Camouflage Is the New Black


Our Correspondents


I have always loved shopping: in real life, online, even from a plane thirty-thousand feet above the earth, courtesy of SkyMall. I buy clothes, handbags, makeup, perfume, kitchen items—nothing that any other woman would find strange. But if you click the history tab on my computer, you’ll now see long lists of military tactical gear heading my way via UPS and Amazon Prime.

With the jaw-dropping exploits of the Special Operation Forces (Navy SEALs, Army Rangers, American Snipers, and Lone Survivors) brought to our attention by movies, books, and video games, a new breed of groupies has made its presence (and buying power) known. You no longer need to join the armed forces to look the part.

I have a friend named Mike Ritland who is a former Navy SEAL. Last month, during a visit to Texas, I tagged along as he made a call to ITS Tactical near Dallas. ITS stands for “Imminent Threat Solutions” and is a very successful online business. This might have been a classic “thanks, but I’ll wait in the car” moment for me. I assumed ITS was not up on designer hair-care products or sexy bras, little did I know I was walking into my newest obsession.

The ITS showroom is a Disneyland for gearheads. It is filled with a panoply of items you probably don’t think you need but will soon convince yourself you do, desperately.

I can think of no good reason why I should buy a digital desert-camo elastic MOLLE strapped combat backpack with a place to attach a Velcro patch embroidered with my blood type, but I did. Two.

Perusing the merchandise on the shelves at ITS sent red warning lights to my brain. My short visit to ITS turned out to be a gateway drug, and like the first firework snort of cocaine, I was instantly hooked on military tactical gear.

In fact, my view of the world shifted, and I no longer felt safe. I was not prepared for calamity and became dreadfully aware of how vulnerable I was. How could I have been so reckless as to not have a vacuum-sealed bag of QuikClot Combat Gauze with me at all times? If I’m gutshot in front of the Starbucks in Ridgefield, Connecticut, this stuff will stop the massive flow of blood until I reach the nearest MASH unit. I mean, local hospital.

When I returned home from Texas, I went online at two A.M. to peruse ITS’s seductive website. Soon I had filled my virtual cart with a pair of fire-resistant Escape shoelaces made of Kevlar, which, when removed from your shoes, you can use to friction saw through plastic wrist restraints. I also bought a small wallet-size lock-picking set and a jazzy Velcro-backed helmet patch that says, I RUN TOWARDS GUNFIRE. My helmet options are still undecided, but I favor the kind with netting that allows the insertion of small leafy tree branches.

After a cup of chamomile tea to settle my adrenaline-spiked shopping nerves, I retired for the evening thinking of George Orwell’s words: “We sleep soundly in our beds because rough men stand ready in the night to visit violence on those who would do us harm.” Instead of sheep, I counted the hours until the next UPS delivery.

I soon learned that not every tactical-gear groupie shops for one item at a time, as I had been doing. You can sign up for a year’s worth of goodies by joining the Crate Club. Brandon Webb runs the Crate Club. Webb is a former Navy SEAL, celebrated combat sniper, and best-selling author of The Killing School and The Red Circle. Of all Webb’s prolific enterprises, I like the Crate Club best; it’s a sort of fruit-of-the-month club for badasses.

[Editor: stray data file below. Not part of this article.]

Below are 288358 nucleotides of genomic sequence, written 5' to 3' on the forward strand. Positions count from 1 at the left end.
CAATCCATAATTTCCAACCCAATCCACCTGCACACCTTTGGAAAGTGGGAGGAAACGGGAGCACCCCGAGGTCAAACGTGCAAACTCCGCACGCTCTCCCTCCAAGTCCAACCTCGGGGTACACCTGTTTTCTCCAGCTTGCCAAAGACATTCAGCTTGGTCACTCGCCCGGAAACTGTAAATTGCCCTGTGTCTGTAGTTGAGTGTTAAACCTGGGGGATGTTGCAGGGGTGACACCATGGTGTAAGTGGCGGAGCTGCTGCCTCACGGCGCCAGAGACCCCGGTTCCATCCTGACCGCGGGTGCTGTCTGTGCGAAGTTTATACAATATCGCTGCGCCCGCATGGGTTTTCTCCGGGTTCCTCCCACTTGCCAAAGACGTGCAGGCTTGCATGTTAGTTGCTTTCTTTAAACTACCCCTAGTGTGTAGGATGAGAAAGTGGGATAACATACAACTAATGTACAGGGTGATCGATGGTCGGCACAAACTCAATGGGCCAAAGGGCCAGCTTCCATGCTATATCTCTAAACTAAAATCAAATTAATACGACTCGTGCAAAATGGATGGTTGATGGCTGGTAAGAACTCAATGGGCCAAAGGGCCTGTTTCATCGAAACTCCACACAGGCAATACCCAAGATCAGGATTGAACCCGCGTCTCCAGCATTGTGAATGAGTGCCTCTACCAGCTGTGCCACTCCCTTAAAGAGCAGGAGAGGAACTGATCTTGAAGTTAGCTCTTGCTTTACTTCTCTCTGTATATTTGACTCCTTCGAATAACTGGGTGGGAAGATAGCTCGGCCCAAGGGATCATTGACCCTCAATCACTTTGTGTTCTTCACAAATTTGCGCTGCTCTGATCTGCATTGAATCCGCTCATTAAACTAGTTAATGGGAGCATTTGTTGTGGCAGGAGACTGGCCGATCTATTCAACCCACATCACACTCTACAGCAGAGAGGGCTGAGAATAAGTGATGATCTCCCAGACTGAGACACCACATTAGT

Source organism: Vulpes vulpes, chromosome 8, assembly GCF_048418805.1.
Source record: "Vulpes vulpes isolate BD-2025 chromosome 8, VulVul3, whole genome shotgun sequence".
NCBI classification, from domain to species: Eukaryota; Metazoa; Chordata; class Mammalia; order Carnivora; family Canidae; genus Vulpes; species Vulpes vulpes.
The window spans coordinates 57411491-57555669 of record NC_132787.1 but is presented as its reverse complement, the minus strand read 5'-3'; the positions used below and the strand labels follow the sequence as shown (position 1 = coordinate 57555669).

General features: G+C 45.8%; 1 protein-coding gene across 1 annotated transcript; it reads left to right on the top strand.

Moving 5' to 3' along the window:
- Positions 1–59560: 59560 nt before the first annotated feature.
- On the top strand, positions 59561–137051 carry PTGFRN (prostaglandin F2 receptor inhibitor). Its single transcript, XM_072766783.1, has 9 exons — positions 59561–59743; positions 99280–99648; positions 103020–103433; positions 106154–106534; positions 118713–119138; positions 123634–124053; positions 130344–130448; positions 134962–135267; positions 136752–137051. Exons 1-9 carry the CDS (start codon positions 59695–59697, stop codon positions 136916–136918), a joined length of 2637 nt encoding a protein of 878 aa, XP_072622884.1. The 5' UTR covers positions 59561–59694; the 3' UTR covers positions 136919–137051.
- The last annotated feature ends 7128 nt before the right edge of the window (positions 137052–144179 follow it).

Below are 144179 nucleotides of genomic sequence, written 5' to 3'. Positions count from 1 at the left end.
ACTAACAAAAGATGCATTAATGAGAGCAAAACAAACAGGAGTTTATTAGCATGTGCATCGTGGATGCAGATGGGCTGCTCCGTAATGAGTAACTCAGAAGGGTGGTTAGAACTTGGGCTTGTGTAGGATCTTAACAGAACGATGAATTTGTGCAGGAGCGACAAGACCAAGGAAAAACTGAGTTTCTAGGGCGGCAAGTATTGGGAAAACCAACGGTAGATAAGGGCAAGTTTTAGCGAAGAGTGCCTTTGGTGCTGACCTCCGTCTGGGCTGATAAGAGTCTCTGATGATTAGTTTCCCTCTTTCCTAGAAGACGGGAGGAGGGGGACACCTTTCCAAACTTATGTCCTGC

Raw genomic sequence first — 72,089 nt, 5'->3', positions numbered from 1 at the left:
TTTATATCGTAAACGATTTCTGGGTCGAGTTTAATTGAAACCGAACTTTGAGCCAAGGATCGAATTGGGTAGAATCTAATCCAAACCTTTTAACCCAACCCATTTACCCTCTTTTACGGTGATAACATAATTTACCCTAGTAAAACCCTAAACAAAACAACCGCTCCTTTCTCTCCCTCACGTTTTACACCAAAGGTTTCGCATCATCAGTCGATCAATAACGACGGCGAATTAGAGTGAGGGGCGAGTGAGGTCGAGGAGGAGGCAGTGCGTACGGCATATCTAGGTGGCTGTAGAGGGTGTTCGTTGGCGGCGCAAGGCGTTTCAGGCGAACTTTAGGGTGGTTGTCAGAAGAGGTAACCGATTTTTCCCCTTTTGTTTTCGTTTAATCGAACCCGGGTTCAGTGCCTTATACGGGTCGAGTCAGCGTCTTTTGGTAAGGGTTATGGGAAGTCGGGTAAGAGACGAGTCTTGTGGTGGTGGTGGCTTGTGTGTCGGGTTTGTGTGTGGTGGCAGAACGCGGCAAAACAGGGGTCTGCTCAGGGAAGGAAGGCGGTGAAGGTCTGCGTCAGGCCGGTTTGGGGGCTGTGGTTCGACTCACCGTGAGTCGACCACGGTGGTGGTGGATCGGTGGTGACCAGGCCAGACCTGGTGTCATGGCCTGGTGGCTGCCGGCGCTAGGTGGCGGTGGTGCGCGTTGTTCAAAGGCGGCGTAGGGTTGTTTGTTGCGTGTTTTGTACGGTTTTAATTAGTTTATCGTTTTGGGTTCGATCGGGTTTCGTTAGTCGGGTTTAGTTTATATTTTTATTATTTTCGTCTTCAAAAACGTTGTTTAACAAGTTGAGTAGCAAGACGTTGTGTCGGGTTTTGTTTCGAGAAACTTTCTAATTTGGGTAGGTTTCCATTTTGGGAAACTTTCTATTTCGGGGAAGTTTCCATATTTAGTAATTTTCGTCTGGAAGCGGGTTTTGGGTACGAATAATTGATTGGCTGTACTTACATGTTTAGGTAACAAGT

With a credit card and the push of a computer key, you can choose from various tiers of membership. The top-of-the-line crate is the Premier Crate that sells for around five hundred a year, and as with the less-deluxe Standard Crate or Pro Crate, you decide how often you would like it delivered. What you won’t know is what is in the box until you open it. That’s where the fun begins.

All the crates are filled with cool tech gear hand selected by Webb’s elite Special Forces buddies. To add gravitas to the merchandise, each warrior is pictured on the Crate Club website along with his Spec Ops credentials. So it matters little if you already own a pocketknife or a high-intensity flashlight. Now you have one with the residual glow of authenticity that comes from being curated by legendary military heroes.

Seeing a Crate Club unboxing feels like Santa Claus has morphed into Colonel Kurtz. This is the most butch shopping club in the world. If you want to see big tattooed men tremble like kids on Christmas morning, get them a subscription.

The Crate Club is not for battle-hardened guys in the military but for regular people wanting a taste of adventure that they will never see. After all, if the men who caught Saddam Hussein and Bin Laden favor this knife or that flashlight, how can you doubt that it will soon feel like a must-have as you sit in front of your TV set watching The Hurt Locker.

I’m not exactly sure what type of combat I’m preparing for. War with North Korea, the zombie apocalypse, the New World Order takeover … all are possible, but whatever happens, I now have a fully stocked medical “jump kit,” a three-day tactical backpack, and a “bug-out bag” filled with water-purification tablets, survival guides, and a collapsible camping tent to deal with it. And now for the perfect helmet.


Jane Stern is the author of more than forty books, including, most recently, Confessions of a Tarot Reader. With Michael Stern, she coauthored the popular Roadfood guidebook series. The Sterns recently donated forty years of archival materials to the Smithsonian museum, documenting the atmosphere, stories, and history of various restaurants, diners, and regional food events.